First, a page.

Sberbank, Russia's largest bank, sees no threat to its business from the political upheaval in Ukraine for now and will be able to absorb losses there thanks to its strong capital base, chief executive German Gref said in an interview.
Sberbank had exposure of 130 billion rubles ($4 billion) to Ukraine — or less than 1 percent of its balance sheet of $460 billion — at the end of the third quarter.
Ukrainian President Viktor Yanukovych has faced massive protests over the last couple of weeks after he pulled out of a free-trade deal with the European Union and sought closer ties with former Soviet master Moscow.
The turmoil has put further strain on Ukraine's finances, as the government seeks help to cover an external funding gap of $17 billion next year — almost the level of the central bank's depleted currency reserves.
Ratings agency Moody's estimates the Ukraine exposure of Russia's leading state banks at $20 billion to $30 billion, posing risks to their asset quality and capital adequacy.
"If there will be problems in Ukraine we will be the last who will feel it," Gref said, pointing to a strong tier one capital adequacy ratio of Sberbank's Ukrainian unit of 13 percent, which is higher than for the group as a whole.
"The question is how long this situation will last and how it will hit economic indicators. If it will be a manageable process … they will take a walk and remember to return to work … If the process will linger then problems may arise."
He said Sberbank had not yet created any additional provisions for its Ukrainian portfolio, whose quality Gref described as "high."
Sberbank has not been officially approached by Ukraine for any financial support. Its investment banking unit, Sberbank CIB, arranged and participated in a $750 million syndicated loan to Ukraine in September.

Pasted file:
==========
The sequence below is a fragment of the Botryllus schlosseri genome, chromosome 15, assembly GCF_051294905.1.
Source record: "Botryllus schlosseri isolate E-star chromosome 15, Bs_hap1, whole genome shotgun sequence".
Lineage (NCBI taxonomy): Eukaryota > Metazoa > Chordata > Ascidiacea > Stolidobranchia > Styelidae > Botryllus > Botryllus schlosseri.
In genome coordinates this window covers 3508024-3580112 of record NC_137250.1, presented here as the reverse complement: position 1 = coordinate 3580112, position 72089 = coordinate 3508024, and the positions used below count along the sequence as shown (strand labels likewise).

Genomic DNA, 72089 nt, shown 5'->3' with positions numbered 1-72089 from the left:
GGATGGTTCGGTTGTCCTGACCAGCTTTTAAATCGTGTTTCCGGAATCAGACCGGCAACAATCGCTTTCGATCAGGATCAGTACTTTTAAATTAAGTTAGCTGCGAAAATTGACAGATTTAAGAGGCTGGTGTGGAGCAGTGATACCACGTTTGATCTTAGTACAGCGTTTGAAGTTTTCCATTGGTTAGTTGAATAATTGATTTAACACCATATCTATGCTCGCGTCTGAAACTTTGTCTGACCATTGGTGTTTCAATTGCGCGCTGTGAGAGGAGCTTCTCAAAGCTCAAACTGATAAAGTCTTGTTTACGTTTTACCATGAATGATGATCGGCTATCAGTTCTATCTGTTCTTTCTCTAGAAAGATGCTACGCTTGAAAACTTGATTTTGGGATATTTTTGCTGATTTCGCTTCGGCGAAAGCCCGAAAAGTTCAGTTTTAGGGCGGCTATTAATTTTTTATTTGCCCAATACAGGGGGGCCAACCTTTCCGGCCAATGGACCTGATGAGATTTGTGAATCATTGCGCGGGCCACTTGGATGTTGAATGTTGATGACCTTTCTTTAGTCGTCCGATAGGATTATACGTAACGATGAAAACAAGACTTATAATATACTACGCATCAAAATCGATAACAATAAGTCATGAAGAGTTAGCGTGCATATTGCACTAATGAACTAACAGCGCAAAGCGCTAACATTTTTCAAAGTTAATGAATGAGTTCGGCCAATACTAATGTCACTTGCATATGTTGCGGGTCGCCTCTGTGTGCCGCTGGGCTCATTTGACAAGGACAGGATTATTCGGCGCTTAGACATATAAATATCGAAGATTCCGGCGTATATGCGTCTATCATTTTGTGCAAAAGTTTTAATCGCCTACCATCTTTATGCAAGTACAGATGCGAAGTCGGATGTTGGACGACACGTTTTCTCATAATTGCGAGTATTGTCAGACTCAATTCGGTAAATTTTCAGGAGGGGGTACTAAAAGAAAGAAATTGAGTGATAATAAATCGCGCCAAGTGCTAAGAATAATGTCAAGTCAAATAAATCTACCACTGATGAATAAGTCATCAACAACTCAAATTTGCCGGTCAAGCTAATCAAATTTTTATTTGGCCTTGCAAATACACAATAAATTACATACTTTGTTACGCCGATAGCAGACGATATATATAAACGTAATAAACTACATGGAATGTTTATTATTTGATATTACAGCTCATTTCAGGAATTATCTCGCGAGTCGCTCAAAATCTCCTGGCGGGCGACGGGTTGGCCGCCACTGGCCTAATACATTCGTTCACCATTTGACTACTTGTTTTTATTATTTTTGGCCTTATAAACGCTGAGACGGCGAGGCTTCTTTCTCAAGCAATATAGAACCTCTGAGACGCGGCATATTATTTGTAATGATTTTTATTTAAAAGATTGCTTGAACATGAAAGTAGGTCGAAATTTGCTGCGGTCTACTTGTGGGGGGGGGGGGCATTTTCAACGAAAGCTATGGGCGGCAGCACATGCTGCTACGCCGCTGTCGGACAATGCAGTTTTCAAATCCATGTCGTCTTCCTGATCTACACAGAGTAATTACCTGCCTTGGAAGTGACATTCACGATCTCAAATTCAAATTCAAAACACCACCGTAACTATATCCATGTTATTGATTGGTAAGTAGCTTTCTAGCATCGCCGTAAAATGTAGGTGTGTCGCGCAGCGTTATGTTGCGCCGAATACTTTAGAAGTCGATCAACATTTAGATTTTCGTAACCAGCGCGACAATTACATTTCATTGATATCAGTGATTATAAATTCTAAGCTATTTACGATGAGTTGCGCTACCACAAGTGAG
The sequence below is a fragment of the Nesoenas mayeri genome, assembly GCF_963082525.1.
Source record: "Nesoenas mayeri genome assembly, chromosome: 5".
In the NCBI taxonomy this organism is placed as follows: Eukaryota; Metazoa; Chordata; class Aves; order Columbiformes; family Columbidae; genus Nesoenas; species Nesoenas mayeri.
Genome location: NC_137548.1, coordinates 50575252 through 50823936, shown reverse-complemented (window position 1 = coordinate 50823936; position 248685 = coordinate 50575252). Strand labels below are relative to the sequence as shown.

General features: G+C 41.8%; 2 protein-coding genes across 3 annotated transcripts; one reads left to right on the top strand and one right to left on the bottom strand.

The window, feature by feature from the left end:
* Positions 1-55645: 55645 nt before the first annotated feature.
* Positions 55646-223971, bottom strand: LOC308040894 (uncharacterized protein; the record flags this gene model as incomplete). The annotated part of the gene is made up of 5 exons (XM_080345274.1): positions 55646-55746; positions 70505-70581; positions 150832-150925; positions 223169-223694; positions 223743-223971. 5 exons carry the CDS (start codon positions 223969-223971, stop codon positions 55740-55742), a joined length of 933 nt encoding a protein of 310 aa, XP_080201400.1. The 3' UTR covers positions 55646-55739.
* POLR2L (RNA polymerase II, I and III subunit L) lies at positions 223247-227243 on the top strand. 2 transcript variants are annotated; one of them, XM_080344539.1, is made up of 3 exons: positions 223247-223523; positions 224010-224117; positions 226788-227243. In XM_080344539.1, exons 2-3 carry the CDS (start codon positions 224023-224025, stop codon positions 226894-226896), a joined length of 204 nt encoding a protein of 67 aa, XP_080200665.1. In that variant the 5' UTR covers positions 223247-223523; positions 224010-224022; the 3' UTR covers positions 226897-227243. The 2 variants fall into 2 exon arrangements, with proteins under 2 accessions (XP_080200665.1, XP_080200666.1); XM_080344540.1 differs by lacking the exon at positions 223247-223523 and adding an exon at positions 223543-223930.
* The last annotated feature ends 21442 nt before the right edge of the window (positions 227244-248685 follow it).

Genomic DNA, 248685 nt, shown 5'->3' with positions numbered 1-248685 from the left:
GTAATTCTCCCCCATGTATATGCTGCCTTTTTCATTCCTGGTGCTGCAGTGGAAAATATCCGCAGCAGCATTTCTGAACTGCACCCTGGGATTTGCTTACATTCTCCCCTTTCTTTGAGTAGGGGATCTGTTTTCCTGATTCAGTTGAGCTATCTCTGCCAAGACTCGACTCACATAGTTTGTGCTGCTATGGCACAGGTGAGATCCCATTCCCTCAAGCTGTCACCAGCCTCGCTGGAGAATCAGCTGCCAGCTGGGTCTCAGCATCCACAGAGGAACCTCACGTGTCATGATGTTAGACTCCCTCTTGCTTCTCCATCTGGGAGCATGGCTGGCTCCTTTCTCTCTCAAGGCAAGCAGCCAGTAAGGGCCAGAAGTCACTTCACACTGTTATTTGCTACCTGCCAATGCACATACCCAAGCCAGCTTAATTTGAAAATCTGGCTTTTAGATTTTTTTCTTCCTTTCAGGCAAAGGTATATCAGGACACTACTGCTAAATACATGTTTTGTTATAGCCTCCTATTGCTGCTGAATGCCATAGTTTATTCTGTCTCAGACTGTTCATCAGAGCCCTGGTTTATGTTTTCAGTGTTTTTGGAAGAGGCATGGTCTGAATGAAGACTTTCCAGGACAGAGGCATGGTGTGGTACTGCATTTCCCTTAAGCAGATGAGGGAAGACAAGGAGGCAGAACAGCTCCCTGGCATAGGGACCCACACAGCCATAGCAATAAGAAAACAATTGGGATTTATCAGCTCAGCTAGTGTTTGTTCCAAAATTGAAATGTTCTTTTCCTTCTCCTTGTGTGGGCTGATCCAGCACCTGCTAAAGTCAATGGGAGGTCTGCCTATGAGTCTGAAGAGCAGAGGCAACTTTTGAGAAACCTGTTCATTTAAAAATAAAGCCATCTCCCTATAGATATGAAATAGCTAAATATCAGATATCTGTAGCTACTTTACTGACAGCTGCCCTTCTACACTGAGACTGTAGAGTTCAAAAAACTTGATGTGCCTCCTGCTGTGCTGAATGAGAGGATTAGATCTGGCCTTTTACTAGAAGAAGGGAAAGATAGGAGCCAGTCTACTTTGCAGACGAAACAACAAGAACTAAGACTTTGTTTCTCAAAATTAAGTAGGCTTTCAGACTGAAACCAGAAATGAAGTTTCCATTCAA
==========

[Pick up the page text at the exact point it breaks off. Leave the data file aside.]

Russia acknowledged last month that its economy would grow by just 2.5 percent a year to 2030, lagging global growth and setting the stage for an era of stagnation.
Gref, a former economy minister who took charge at Sberbank in 2007, said the weaker economy was already starting to undermine the quality of the bank's corporate loan portfolio and that it was setting aside provisions to cover doubtful loans.
"The deterioration is happening almost everywhere — only telecoms and retail do not yet feel it strongly," he said. "We are starting to hedge [with higher provisions] some deals in our corporate portfolio."
In the third quarter, Sberbank's loan-loss provisions quadrupled to 44 billion rubles. New loans needed to be covered, Gref said, while business conditions had weakened for some big clients.
"There are significant sectoral risks, risks related to a group of some large borrowers," he said. "But I think we have the capacity to absorb those risks."
Metals and mining companies face particular difficulty. Aluminum producer RusAl, coal miner Mechel and steelmaker Evraz, have sought state aid to help them restructure loss-making operations.
Sberbank has just agreed to waive covenants on $1.4 billion in loans to Mechel as part of a restructuring of the New York-listed miner's total debts of $9.6 billion.
Gref said there was no need for the type of state bailouts handed out after the 2008 financial crash, which hit the prices of Russia's raw materials exports and caused the economy to shrink by 8 percent the following year.
"During the crisis of 2008-09, capital markets were closed and [metal and mining companies] could not refinance their external debts. Now fund raising is happening internally," Gref said.
Aluminum giant RusAl — another big Sberbank borrower — is battling weak aluminum prices as it tries to cope with net debts of $10.1 billion at the end of the third quarter.
Sberbank took on a state bailout loan to RusAl, now worth $4.6 billion that matures in September 2016. The loan is secured against RusAl's stake in Norilsk Nickel, the world's leading miner of nickel and palladium.
Asked about RusAl, Gref said the company had not yet asked to restructure its Sberbank loan, but there could be a discussion of extending the maturity of the loan.